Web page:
Old Vintage Computing Research finds another MOS 7600 system

Image from Old Vintage Computing Research

The dimly-remembered era of the dedicated game consoles, a whole age of gaming where machines played only a handful of games and that was it, is hugely interesting to me. I was very young when it came around and so only have only a vague recollection of these units, so any scrap of knowledge that floats into my vision gets immediately pounced upon and devoured. Especially units like Allied’s Name Of The Game II, which was not only produced in very small quantities but used a obscure MOS 7600 to provide its gameplay.

All so 1976 players could play Pong-like games in color with up to four people! Allied is scarcely remembered by that name today, but they were bought out by a former president of Taito of America. Then, under the new name Centuri, they became a fondly-remembered licensee and manufacturer of classic arcade games! The details are in OVCR’s post.

Another weird MOS Pong console: 1976 Allied Leisure Name of the Game II

The MOS 7600/7601 Pong Chips

Now here’s a Commodore console I’d wager you haven’t heard of.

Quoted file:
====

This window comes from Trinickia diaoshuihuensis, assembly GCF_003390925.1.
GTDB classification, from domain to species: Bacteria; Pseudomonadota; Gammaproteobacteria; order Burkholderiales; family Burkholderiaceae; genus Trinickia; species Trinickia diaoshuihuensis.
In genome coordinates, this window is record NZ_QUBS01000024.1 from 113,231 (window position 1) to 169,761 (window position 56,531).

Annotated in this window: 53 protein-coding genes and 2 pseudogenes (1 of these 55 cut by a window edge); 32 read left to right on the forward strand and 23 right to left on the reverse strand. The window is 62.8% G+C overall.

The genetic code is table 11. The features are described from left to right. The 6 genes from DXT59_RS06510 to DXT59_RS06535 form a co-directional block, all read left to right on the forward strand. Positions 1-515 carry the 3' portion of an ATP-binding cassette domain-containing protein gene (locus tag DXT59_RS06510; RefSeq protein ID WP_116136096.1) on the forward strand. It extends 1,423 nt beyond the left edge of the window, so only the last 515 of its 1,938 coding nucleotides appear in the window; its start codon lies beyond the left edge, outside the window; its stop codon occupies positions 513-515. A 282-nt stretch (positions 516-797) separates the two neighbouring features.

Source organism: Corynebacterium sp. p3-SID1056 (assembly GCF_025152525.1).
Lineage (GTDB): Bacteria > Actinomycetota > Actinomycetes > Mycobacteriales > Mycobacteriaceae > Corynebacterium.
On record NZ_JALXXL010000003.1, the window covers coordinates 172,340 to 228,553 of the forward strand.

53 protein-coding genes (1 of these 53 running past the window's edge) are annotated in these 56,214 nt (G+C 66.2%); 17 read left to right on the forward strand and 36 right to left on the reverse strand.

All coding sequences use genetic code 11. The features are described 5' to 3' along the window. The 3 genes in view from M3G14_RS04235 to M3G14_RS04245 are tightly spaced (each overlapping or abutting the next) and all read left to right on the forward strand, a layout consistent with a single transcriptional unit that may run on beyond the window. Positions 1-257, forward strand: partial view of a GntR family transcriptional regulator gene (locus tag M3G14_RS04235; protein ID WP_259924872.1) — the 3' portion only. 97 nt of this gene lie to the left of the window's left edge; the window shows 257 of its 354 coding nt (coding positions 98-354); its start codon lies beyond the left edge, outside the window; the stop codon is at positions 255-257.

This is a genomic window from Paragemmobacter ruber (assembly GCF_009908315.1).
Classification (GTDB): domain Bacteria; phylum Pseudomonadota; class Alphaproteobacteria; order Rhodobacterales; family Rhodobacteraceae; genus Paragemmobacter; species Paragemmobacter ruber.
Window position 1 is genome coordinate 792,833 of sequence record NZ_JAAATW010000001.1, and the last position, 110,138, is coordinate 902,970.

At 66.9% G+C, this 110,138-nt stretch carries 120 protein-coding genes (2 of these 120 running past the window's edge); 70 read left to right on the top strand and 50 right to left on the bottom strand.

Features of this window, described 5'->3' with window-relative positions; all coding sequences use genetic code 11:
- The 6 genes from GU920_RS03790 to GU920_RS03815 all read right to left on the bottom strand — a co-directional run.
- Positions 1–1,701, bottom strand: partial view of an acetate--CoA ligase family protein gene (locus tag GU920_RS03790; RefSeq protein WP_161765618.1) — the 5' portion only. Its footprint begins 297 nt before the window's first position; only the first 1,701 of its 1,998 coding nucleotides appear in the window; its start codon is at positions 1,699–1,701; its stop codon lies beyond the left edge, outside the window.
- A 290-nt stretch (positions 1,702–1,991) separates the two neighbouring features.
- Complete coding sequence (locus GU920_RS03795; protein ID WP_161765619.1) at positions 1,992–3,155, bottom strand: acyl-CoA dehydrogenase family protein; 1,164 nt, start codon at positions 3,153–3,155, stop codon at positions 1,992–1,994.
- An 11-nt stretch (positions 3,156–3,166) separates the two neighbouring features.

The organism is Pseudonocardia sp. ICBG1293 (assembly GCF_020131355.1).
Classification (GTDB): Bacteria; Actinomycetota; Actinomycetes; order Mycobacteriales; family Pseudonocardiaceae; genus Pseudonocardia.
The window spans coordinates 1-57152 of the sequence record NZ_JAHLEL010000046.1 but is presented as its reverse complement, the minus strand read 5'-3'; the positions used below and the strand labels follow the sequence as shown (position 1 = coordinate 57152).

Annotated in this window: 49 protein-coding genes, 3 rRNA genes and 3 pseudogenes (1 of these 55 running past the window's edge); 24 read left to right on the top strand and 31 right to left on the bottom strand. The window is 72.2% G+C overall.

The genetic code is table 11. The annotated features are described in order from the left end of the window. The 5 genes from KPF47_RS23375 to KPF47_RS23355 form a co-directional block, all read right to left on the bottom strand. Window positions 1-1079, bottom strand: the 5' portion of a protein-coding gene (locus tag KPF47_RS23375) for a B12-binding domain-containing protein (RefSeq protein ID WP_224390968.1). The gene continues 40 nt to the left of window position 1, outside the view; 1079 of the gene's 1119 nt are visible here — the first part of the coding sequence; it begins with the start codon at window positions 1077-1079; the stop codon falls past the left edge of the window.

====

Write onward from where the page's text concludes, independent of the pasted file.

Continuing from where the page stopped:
(Images from Old Vintage Computing Research.)

In a bygone age, the video game industry largely consisted of “dedicated” machines, that could play the games they were made to play and nothing else. Customers would buy devices costing $100 or more in 1970s dollars that could only play Pong and maybe a handful of other games, and that was it. It was a weird time.

There was a whole cottage industry of special chips devised by fabricators back then, that a manufacturer could buy from them, build a plastic shell around with AV connections, a few switches, and controllers (often hard-wired to the machine), and just like that have a console read to sell. The company General Instruments in particular sold a lot of these chips. Many of the details of this era can be read on the website Pong Story.

In addition to GI, Texas Instruments, National Semiconductor, and even MOS Technologies, makers of the 6502, got in on the dedicated video game chip business. MOS’s angle was to make customized chips that had a bit of built-in ROM that could run small programs without having to have a separate chip to store game code.

My, what big numbers you have.

This was a fairly brief in the history of video gaming, and only a few consoles were made using these chips, all of them very obscure today. The always great blog Old Vintage Computing Research recently hunted down some of these consoles and tried them out. It’s a big article, and it makes for fascinating reading, to those of a certain mind. Of those, I am one. I suspect that you might be one too!